Mats should be removed to prevent them growing. The grow because they catch up more and more hair which can lead to your cat’s skin being pinched resulting in pain and discomfort.
I think you have to be sensible and decide whether it is possible to remove mats at home. It depends on how bad they are. You can do harm to a cat if you try and remove them when you’re not really up to the task. You shouldn’t be too ambitious or overoptimistic. A good dose of common sense is required. It may look easier than it is. There is potential for harm which needs to be recognised. You can’t just dive in and brush away heavily and vigourously or pull a comb through your cat’s hair with force. That is simply not how it’s done because you will harm your cat.
On the basis that the mats aren’t that bad and you feel that you are dexterous and careful enough to do the job then you should read on. There are two tools that you can use which may help. One is a commercial tangle remover liquid or spray which may soften the mass and facilitate its removal. These liquids penetrate the tangled hair which helps to release the hair from the knot which helps to remove it through brushing/combing.
Further, on Amazon you can buy special combing tools designed to remove mats. I’ve used neither of these products so I can’t endorse them. However, if you do use them I think it goes without saying that you should be careful. In fact carefulness is critical if you are carrying out a home treatment of this type. Care and gentleness are the guiding principles.
Some mats can be removed with the tip of a comb and sometimes you have to remove them by cutting them out. You can cut out mats with scissors but it must be done with extreme care. The great difficulty here is that you really can’t cut them out out by placing the scissors horizontally to the skin at the base of the fur. This is because you are very likely to cut the skin. This must be avoided at all costs because you would be making the matter worse and causing your cat even more distress.
Rather than sliding the scissors beneath the mat and cutting horizontally it is suggested that when possible you should slide a comb beneath the mat and above the skin to act as a barrier to protect the skin. You then hold the scissors perpendicular to the comb i.e. at 90° to the comb and snip into the furball in narrow strips. This breaks up the mat and allows you to tease out he remaining tangles gently with your fingers. Once the bulk of the mat has been removed this way you can then comb out the rest gently.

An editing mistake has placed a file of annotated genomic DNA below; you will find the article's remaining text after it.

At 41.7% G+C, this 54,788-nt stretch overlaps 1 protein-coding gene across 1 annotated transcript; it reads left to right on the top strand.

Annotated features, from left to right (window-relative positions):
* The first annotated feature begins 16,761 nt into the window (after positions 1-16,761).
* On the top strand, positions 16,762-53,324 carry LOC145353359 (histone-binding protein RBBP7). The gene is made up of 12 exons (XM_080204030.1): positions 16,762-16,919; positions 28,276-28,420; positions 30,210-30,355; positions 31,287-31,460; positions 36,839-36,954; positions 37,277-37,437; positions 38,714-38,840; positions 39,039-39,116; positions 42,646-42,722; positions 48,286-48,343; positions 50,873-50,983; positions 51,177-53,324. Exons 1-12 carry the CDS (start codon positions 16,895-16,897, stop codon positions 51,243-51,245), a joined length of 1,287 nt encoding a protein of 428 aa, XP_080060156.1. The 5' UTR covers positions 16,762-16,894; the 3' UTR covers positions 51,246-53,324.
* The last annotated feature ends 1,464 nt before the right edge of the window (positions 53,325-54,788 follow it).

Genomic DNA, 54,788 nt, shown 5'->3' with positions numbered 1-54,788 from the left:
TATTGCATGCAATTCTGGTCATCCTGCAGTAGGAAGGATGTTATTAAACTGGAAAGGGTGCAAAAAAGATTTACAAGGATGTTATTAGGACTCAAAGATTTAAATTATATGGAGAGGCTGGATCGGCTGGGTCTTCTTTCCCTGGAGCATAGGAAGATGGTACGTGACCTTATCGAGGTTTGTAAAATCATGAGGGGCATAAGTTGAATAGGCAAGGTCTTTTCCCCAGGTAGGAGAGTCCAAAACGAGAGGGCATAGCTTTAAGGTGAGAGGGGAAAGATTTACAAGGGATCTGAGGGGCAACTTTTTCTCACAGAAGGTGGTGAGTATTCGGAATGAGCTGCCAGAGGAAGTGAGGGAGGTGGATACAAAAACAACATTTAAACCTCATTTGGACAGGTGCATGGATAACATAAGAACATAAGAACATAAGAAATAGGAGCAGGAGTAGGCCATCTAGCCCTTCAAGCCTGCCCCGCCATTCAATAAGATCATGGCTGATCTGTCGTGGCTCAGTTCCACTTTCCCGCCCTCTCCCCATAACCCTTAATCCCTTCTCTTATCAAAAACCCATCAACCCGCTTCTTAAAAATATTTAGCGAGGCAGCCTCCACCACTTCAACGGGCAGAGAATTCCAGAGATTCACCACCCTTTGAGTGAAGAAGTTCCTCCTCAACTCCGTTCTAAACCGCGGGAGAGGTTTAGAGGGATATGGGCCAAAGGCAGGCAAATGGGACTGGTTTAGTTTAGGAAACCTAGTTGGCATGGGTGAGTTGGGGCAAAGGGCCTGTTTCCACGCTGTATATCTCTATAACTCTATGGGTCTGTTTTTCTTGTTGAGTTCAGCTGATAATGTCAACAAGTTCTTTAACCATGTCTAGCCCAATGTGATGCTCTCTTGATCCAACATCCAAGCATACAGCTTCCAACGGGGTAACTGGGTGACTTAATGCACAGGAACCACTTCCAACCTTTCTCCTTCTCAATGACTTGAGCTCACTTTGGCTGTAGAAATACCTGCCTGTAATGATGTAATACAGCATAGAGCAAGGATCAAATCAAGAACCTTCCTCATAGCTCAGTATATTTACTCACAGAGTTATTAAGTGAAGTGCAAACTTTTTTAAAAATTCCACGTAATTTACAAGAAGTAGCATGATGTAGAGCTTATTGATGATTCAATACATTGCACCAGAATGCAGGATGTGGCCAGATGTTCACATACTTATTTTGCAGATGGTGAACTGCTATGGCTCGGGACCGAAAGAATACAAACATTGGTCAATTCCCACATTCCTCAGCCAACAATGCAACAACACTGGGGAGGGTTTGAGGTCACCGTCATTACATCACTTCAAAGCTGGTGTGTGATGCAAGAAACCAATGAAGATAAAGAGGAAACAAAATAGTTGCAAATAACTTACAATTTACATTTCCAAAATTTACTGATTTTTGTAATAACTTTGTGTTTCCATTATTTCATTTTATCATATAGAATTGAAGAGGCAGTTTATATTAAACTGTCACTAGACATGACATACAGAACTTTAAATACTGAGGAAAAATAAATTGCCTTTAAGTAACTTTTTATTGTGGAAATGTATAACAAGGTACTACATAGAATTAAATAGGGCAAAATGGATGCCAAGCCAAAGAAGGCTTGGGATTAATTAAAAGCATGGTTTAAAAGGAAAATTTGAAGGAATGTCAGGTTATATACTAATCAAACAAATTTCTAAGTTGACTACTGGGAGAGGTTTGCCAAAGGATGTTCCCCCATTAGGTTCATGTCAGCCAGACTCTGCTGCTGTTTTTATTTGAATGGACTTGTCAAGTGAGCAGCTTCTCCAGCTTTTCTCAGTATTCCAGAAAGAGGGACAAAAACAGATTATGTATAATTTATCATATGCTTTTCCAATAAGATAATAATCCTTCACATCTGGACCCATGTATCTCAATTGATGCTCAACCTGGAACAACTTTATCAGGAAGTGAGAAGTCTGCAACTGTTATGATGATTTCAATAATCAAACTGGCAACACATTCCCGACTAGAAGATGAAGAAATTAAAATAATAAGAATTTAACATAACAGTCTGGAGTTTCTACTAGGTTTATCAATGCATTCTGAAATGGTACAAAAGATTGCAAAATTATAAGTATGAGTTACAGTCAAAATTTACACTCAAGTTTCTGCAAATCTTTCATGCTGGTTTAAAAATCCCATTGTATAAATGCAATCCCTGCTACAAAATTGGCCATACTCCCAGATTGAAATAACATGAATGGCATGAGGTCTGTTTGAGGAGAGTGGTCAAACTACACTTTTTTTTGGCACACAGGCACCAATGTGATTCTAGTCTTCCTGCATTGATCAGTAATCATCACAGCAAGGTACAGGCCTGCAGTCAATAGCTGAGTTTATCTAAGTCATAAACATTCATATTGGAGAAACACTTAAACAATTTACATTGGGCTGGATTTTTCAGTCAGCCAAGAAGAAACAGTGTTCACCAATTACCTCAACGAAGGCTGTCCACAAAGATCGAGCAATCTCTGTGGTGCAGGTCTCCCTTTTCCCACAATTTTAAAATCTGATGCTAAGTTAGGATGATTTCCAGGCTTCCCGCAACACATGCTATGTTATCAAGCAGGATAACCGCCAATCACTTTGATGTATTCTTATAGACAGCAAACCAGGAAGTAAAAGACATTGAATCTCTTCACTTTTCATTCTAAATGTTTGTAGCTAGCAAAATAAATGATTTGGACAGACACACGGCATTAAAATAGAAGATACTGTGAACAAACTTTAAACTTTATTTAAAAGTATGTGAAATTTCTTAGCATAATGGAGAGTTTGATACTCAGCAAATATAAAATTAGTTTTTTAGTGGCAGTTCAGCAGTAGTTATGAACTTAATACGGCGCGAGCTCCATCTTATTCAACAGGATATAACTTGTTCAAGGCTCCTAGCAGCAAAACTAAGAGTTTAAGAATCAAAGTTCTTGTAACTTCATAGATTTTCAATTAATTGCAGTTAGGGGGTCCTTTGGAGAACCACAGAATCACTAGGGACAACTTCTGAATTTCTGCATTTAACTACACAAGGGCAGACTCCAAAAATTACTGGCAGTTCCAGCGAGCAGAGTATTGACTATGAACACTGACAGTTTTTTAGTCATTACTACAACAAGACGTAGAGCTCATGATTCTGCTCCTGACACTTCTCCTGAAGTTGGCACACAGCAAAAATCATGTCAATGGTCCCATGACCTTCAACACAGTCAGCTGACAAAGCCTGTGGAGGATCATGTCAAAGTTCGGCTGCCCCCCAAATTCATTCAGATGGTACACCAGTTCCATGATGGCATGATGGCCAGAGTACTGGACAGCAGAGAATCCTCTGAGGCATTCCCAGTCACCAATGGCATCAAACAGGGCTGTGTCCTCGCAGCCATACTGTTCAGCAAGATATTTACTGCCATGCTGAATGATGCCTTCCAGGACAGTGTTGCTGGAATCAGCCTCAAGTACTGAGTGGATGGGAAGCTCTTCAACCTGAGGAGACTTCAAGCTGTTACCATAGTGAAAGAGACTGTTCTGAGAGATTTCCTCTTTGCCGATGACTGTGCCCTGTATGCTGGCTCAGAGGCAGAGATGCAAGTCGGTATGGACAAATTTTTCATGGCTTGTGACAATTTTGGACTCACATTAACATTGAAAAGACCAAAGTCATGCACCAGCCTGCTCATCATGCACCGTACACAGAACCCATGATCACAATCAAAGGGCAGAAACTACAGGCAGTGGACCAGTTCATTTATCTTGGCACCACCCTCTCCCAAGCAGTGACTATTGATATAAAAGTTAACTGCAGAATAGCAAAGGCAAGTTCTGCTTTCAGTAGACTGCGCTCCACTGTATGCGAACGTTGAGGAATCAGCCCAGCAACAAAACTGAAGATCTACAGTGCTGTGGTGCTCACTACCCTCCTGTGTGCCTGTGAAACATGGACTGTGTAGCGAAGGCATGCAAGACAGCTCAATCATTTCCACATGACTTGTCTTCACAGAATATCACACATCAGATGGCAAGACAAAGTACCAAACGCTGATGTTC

Cats with badly matted coats need to be taken to a veterinarian where they will sedate the cat and remove the mats with a professional, powered trimming device such as they use at a professional groomer.
As for groomers, I would avoid them. As far as I know they are not registered or regulated in most or in all countries (or US states) and therefore you don’t know how good they are. You don’t know whether they will do their job sensitively with respect for the cat and without causing any pain. There have been some unpleasant stories of cats being harmed and even killed at grooming parlours. I would trust in your veterinarian.
In warm weather, some cat owners like to give their long-haired cats a lion cut or simply trim the hair to prevent mats forming and to allow the cat to feel less hot. I don’t think that this is cruel although the cat may be put under a general anaesthetic which is dangerous. In which case the potential downside or risk might outweigh the benefits which makes the idea debatable at least.
I have personal experience of using a professional groomer to remove mats from a cat I own some years ago. The mats were not bad but I thought they were too difficult to safely remove myself. My cat returned without the mats but I felt sure that she had been traumatised judging by her behaviour on her return. I felt that she had been abused. I could be wrong but that was my opinion at the time. It’s a reason why I would not recommend groomers.
I have to mention the obvious namely prevention is better than cure. When I took my cat to have her mats removed I was a failure. I had let my cat’s fur become matted. It could have been prevented. If you comb your cat’s fur regularly, say once a day or once every other day, the fur should not become matted. Arguably, every cat should be flea combed daily anyway so why not combine the two tasks? A domestic cat’s matted coat is a failure in cat caretaking. That sounds harsh but ultimately it is true.
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